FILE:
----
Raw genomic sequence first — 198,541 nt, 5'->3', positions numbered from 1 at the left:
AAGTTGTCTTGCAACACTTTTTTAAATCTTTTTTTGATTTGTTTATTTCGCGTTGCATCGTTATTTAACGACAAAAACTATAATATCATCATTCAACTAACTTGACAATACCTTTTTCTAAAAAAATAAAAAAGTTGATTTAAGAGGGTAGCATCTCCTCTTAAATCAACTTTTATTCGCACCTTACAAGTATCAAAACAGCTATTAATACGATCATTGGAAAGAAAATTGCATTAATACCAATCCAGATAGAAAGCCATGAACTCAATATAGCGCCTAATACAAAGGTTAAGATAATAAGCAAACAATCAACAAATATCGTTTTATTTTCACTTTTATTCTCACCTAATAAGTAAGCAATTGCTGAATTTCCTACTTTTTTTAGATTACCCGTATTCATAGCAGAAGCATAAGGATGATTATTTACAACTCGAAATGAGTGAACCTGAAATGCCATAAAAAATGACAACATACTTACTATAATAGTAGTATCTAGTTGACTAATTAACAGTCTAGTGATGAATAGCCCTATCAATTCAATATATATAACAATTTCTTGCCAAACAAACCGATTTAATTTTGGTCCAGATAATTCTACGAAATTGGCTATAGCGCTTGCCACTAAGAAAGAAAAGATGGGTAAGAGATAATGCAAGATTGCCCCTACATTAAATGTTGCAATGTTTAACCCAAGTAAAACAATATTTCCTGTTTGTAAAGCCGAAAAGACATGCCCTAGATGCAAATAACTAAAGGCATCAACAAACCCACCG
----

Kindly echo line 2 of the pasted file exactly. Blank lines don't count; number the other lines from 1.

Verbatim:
AAGTTGTCTTGCAACACTTTTTTAAATCTTTTTTTGATTTGTTTATTTCGCGTTGCATCGTTATTTAACGACAAAAACTATAATATCATCATTCAACTAACTTGACAATACCTTTTTCTAAAAAAATAAAAAAGTTGATTTAAGAGGGTAGCATCTCCTCTTAAATCAACTTTTATTCGCACCTTACAAGTATCAAAACAGCTATTAATACGATCATTGGAAAGAAAATTGCATTAATACCAATCCAGATAGAAAGCCATGAACTCAATATAGCGCCTAATACAAAGGTTAAGATAATAAGCAAACAATCAACAAATATCGTTTTATTTTCACTTTTATTCTCACCTAATAAGTAAGCAATTGCTGAATTTCCTACTTTTTTTAGATTACCCGTATTCATAGCAGAAGCATAAGGATGATTATTTACAACTCGAAATGAGTGAACCTGAAATGCCATAAAAAATGACAACATACTTACTATAATAGTAGTATCTAGTTGACTAATTAACAGTCTAGTGATGAATAGCCCTATCAATTCAATATATATAACAATTTCTTGCCAAACAAACCGATTTAATTTTGGTCCAGATAATTCTACGAAATTGGCTATAGCGCTTGCCACTAAGAAAGAAAAGATGGGTAAGAGATAATGCAAGATTGCCCCTACATTAAATGTTGCAATGTTTAACCCAAGTAAAACAATATTTCCTGTTTGTAAAGCCGAAAAGACATGCCCTAGATGCAAATAACTAAAGGCATCAACAAACCCACCG